AeroNav's Epic Fail: Blame it on Steve Jobs
The FAA's AeroNav division held a meeting the other day for 70-some aviation app developers about its "plan" to launch a fee-based data dissemination system. Currently, app developers, and the general public for that matter, can get AeroNav's nav data for free.
AeroNav, however, is stuck between a rock and some high terrain as it tries somehow to navigate the digital age, which was brought home to them 30 years down the road by the explosion of iPad chart reader apps. Blame it on Steve Jobs if you will, but pilots are leaving AeroNav's paper charts and binders in droves for iPads, in part because of the price. This is, it occurs to me, the very essence of disruptive technology, and AeroNav is the dinosaur being disrupted.
It wishes it could simply charge for data as it sees fit, but there are any number of good reasons it can't; the foremost is regulatory.
By law it can only charge for the costs involved in disseminating (mailing DVDs, servers, and such) the data, and for "compiling" it. With the cost of disseminating the data being minimal and no one quite sure what compiling needs to be done in order to be charged for, it leaves AeroNav at a loss for how to charge for a product it's not supposed to charge for. One develper told me that AeroNav is trying to parse the meaning of the word "compilation" in order to justify the fee plan.
You have to give these people credit: they're knocking themselves out trying and failing. They rolled out the plan by surprise by without notice cutting off access to hundreds of developers. They refuse to talk to the media about what they're doing, why they're doing it or how much it will cost. They throw up smokescreens about safety and product control when they have to know that easy access to charts that iPad apps afford means a huge overall increase in safety of flight. Then when they finally announce pricing, they do it with a plan that's ill thought out and based on faulty numbers.
I wish that AeroNav had just come clean from the start and told their bosses, "Look, the digital age has changed our entire business model. We can't give away paper charts any more. Help." Maybe the way they are allowed to collect fees is outdated. Maybe they need to develop a plan to raise revenue by getting fees from pilot-users. All of that is fair, and something could have been done.
In the end, that's what we'll likely get, too. When we buy ForeFlight or WingX Pro or Pilot MyCast or any one of a number of iPad apps out there, we're likely to pay an extra $50 or so toward AeroNav's continuing fine work at gathering data and crafting it into charts. I don't know about you, but I'll be writing that check with a good deal of animosity in my heart for the agency that has done such a ham-handed job of handling what could have been and should have been a straightforward transition to a much-needed fee restructuring. Shame on them.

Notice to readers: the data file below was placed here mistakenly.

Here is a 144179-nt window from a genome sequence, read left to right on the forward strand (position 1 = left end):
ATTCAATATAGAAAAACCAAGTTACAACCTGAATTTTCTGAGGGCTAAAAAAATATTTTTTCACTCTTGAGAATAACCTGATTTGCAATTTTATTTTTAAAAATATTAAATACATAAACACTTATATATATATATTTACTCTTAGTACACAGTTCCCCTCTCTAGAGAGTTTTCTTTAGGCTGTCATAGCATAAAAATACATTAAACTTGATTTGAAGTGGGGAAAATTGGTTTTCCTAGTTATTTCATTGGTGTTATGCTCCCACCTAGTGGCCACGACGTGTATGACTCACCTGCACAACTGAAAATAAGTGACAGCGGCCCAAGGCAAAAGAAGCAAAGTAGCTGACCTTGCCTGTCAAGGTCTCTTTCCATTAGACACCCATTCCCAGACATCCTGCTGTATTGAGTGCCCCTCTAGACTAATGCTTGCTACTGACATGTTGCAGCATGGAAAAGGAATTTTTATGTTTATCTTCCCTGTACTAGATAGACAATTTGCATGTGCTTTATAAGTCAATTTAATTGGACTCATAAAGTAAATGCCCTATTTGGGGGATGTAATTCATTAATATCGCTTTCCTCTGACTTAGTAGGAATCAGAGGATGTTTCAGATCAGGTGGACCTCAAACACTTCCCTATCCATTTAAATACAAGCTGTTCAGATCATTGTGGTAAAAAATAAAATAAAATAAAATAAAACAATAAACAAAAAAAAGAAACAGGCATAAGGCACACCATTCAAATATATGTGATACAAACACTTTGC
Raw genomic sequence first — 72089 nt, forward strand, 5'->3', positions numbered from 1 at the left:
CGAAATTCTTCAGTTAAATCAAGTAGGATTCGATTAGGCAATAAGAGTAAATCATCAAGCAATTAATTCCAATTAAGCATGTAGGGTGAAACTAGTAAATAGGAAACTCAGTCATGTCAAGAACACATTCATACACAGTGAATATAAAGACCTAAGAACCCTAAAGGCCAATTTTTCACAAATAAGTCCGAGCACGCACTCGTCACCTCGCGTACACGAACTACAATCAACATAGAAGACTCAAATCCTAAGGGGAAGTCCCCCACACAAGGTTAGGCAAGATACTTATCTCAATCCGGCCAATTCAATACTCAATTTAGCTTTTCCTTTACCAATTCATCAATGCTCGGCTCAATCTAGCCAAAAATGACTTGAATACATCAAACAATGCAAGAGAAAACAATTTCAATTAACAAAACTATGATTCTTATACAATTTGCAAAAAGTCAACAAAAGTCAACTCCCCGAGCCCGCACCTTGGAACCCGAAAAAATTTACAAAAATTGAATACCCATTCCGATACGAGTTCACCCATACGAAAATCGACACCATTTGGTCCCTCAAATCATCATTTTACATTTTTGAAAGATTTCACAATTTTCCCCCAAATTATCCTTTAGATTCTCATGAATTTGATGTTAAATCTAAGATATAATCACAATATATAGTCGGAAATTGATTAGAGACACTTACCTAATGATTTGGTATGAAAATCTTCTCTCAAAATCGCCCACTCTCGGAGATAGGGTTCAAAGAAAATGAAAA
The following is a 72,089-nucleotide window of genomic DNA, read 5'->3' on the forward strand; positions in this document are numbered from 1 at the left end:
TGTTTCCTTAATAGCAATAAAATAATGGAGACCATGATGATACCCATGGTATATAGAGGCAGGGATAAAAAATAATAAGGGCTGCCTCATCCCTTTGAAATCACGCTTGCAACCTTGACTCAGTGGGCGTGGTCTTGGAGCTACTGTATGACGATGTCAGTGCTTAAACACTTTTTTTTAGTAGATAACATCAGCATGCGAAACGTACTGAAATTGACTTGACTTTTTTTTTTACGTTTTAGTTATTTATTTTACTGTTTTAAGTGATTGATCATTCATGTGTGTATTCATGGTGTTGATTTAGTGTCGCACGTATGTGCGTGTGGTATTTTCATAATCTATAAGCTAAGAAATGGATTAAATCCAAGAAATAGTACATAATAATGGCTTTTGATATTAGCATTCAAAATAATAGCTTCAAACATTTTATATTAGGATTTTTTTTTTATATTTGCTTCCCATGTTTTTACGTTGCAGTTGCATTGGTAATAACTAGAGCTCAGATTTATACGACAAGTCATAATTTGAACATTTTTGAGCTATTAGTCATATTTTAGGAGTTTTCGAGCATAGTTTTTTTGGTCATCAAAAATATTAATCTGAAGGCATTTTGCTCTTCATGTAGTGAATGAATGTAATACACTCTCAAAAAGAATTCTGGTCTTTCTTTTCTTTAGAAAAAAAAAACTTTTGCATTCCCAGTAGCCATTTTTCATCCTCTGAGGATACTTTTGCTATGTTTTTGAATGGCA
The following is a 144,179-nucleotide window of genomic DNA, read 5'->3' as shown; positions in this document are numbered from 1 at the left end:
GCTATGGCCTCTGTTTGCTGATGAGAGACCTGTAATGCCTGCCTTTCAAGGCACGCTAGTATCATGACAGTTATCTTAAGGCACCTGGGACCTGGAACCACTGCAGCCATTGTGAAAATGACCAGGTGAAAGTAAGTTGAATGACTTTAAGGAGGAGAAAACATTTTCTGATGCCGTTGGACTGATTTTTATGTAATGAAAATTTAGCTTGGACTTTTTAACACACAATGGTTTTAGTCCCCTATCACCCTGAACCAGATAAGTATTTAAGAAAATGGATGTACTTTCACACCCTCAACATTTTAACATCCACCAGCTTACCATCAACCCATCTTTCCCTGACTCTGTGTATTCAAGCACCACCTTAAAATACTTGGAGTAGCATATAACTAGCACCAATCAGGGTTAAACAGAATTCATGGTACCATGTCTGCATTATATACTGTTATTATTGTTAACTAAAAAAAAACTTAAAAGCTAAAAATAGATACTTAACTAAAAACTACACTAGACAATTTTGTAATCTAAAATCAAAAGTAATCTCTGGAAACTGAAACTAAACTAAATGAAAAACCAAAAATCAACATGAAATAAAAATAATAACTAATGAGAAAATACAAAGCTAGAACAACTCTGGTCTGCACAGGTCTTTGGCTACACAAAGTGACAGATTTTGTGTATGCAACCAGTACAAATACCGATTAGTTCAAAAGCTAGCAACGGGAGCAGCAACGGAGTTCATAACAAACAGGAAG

By all accounts, the meeting that AeroNav conducted on Tuesday at its Washington, D.C. offices was about what we'd expected it to be. I say "by all accounts" because we weren’t invited to attend. The business head of AeroNav, Abigail Smith, in fact, wouldn't return my phone calls or answer questions submitted by email to her through the FAA's press office. So I can only go by third person accounts. Why they would prevent the press from attending defies me. Do they think they're making friends? Do they think we're not going to talk to those who attended and get the worst possible take on the proceedings from the most disaffected of them? And who exactly do they think they work for, anyway? The public has a right to know what's going on. It strikes me as heavy handed, at best, that they're trying to keep the proceedings away from the public eye. Not to mention naive. Social media is changing the way the public, here and in the Middle East, get at the truth. Have they not been watching the news?
Maybe I should drop them a note. There are apps for keeping abreast of such things. Free ones, at that.
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